GDw:  Yeah, that is kind of a very interesting part about Jung-seok.  He got to escape.  He escaped the Korean peninsula after the disaster, when everyone’s died, but he loses his family.  He is very reasonable, like the other characters in Train to Busan.  He’s quite reasonable, and also he’s a practical and logical person.  That’s why he didn’t allow the family -- Min-jung’s family -- to come into the car.  But then he lost his family, and then he lived his life in a foreign country as a refugee, and then he becomes very negative and disaffected.
I’m sure that he met many people in Hong Kong that tried to help him, but maybe he refused.  I’m sure he was in denial.
LMD:  One of my favourite moments is the dream, where Jung-seok is reliving the moment he abandons Min-jung…
GDw:  That line is from me! {Laughs}
LMD:  You’re going too fast!  I was gonna say that! {Laughs} In the dream, his sister says “Jung-seok, why are you the only one alive?”  
GDw:  Yes, "Why are you the only one alive?"  That line is from me! {Laughs}
The director wanted to add some scenes from Jung-seok’s trauma, so I told him maybe if the sister said to him, “Why are you a survivor?  You are the one who is alive, but you are alone.”  Or something like that, it would be very painful to Jung-seok.  That’s what I said, then so he added the line.
LMD:  It isn’t really stated in the film why he chooses to go back; does he need the money that much?  I wondered if the reason is in that line?
GDw:  Yeah, yeah, yeah, that’s true.  Jung-seok didn’t go back to Korea because of money.  His brother-in-law, he doesn’t get along with Jung-seok after they lost their family, but he’s the only family left to Jung-seok.  So, Jung-seok cannot allow him to go back to Korea alone.  And also he was very sick of living like a refugee in a foreign country; so he just decided to go back to Korea to die or not.  He lost his hope, so then he decided to go back.
LMD:  Back to Gang Dong-won, the screenwriter…
GDw:  {Laughs.}
LMD:  Director Yeon told me that you were actually responsible for that dream scene and others.  That you “always consulted with me on his interpretation of the scenes. Because of Actor Gang’s ideas, many of the scenes were enriched. Whether it was Jung-seok’s dream with his sister, or the last scene where Min-jung got on the truck and honked the horn; these were all Actor Kang’s idea.”  
We’ll get back to your moviemaking, but first, you previously told me you don’t mind if a director tells you very strictly what they want you to do, but doesn’t it make you feel more valued and invested when a director listens and lets you create your character?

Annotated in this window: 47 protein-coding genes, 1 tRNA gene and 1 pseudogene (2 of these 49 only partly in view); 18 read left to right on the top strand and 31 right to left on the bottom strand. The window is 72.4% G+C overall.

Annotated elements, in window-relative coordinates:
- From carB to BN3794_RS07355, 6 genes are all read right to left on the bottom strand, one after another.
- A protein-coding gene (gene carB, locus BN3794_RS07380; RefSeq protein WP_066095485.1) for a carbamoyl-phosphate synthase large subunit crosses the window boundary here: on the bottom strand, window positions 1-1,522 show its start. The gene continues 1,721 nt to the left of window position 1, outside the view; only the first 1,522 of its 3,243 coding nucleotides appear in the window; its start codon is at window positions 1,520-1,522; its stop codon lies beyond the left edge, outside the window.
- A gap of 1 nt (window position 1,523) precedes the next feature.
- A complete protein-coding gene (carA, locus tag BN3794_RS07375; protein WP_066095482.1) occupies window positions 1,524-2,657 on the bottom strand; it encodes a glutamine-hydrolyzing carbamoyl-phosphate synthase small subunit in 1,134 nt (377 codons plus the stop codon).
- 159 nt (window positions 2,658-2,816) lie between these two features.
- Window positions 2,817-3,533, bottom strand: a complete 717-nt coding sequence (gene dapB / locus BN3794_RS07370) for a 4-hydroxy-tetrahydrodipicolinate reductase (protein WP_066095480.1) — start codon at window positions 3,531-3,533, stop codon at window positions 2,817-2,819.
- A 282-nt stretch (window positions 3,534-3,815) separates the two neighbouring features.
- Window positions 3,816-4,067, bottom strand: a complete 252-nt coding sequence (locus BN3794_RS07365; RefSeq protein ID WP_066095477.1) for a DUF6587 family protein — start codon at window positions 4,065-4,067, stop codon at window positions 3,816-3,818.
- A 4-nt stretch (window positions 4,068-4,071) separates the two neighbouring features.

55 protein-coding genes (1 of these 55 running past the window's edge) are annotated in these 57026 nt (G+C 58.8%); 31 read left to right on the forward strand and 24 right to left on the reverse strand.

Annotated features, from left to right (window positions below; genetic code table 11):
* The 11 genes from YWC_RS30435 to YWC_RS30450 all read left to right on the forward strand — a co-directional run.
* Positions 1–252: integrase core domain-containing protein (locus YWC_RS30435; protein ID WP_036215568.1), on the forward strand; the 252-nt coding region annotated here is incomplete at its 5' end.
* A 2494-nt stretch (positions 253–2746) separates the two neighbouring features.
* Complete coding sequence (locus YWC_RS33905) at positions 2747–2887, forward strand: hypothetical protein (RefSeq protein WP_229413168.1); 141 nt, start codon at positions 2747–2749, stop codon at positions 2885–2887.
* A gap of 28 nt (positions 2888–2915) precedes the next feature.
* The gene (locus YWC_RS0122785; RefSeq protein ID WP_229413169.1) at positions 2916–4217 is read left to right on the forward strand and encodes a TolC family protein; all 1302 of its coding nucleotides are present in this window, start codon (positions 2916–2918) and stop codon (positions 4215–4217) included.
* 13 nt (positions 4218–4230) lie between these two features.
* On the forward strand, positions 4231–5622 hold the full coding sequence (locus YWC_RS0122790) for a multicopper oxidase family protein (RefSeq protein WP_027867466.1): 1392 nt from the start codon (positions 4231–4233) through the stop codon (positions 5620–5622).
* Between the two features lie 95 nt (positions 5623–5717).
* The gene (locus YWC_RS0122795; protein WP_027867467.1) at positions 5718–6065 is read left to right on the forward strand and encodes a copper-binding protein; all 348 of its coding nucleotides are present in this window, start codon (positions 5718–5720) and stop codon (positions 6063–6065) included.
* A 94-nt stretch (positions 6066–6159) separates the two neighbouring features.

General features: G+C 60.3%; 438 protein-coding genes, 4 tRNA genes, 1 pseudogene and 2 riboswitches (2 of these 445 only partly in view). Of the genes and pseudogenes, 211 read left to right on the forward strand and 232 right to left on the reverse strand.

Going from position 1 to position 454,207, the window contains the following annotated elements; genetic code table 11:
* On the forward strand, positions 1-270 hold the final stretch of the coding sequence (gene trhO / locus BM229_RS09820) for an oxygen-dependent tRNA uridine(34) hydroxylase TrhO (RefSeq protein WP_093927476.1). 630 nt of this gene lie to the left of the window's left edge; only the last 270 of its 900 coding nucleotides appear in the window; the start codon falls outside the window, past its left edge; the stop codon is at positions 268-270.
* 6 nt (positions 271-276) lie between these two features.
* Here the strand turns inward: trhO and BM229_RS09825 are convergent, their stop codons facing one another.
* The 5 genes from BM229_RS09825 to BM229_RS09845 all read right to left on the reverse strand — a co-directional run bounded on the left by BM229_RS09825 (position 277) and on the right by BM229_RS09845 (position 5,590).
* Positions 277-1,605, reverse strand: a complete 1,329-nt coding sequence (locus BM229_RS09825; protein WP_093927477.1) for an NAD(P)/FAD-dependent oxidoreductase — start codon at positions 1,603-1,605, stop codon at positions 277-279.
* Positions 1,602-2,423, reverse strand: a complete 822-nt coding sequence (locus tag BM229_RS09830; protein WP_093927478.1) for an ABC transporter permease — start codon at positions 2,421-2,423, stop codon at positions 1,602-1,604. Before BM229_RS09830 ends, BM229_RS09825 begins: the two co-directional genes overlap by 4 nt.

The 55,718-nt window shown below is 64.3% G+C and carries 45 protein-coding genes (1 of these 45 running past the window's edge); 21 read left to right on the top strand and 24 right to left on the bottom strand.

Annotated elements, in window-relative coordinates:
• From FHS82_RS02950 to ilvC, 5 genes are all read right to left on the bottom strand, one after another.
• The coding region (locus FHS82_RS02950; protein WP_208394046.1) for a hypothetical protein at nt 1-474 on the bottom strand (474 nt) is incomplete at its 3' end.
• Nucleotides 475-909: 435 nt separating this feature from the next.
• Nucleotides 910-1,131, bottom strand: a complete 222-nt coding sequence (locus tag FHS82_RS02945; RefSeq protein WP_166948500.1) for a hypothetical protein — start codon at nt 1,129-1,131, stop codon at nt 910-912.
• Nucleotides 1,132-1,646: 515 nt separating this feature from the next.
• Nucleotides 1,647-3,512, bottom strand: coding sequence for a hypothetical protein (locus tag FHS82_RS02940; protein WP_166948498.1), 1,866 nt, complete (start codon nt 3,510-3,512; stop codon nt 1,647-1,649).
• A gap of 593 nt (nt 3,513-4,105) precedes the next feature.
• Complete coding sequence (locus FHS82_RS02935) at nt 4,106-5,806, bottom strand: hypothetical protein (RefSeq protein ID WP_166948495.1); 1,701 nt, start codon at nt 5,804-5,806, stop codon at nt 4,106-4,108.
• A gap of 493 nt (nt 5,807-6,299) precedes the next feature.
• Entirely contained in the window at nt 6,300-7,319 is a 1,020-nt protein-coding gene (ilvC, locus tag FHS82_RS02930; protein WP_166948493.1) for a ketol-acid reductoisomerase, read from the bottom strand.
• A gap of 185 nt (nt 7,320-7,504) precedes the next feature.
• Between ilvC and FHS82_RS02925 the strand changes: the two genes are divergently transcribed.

GDw:  Yeah, yeah true, he’s a very different director, so…  I just gave him some ideas, of course, I don’t give him ideas like, just ‘Oh, come on, let’s just do it.’  I would think and think, and then I would add, “Min-jung’s character, if she just tries to kill herself, I don’t think it’s enough.  Why don’t we hear some sound in the car, like honking the horn, to sacrifice herself for her family?  I think it’s going to be very great for her character.”
LMD:  So, in light of that, you told me before that you weren’t interested in directing films, but does it open your mind little bit toward screenwriting?
GDw:  No, actually, I don’t have time.  Actually, I started to write some scripts, or short synopses, but I stopped one day, because as soon as I went to LA, I felt like I’d didn’t have time for producing or writing, anymore.  
Now, I have to focus on international projects as an actor only.  First of all, my English, second of all, I don’t know anything about the American industry there.  So, I stopped everything and I just jumped into the American film industry as an actor only.  So, maybe later, when I get to settle down. {Laughs}
LMD:  Director Yeon said he didn’t have to tell you to do too much training before filming because you were already very experienced in doing action, but that you were very diligent in researching the emotions of the character, and how to convey those emotions during the action scenes.  How exactly were you able to do that? 
What is the key to doing high-powered action scenes while communicating the feelings of the character, so he doesn’t become a cartoon or video game character?
GDw:  Action scenes, for me, as an actor, are not just action.  For me, action scenes are also emotional scenes.  Thinking about modern dancing, or ballet dancing; action is also like expressing your emotions.  That’s how I think about action scenes, so that’s why I tried to do as much as I could.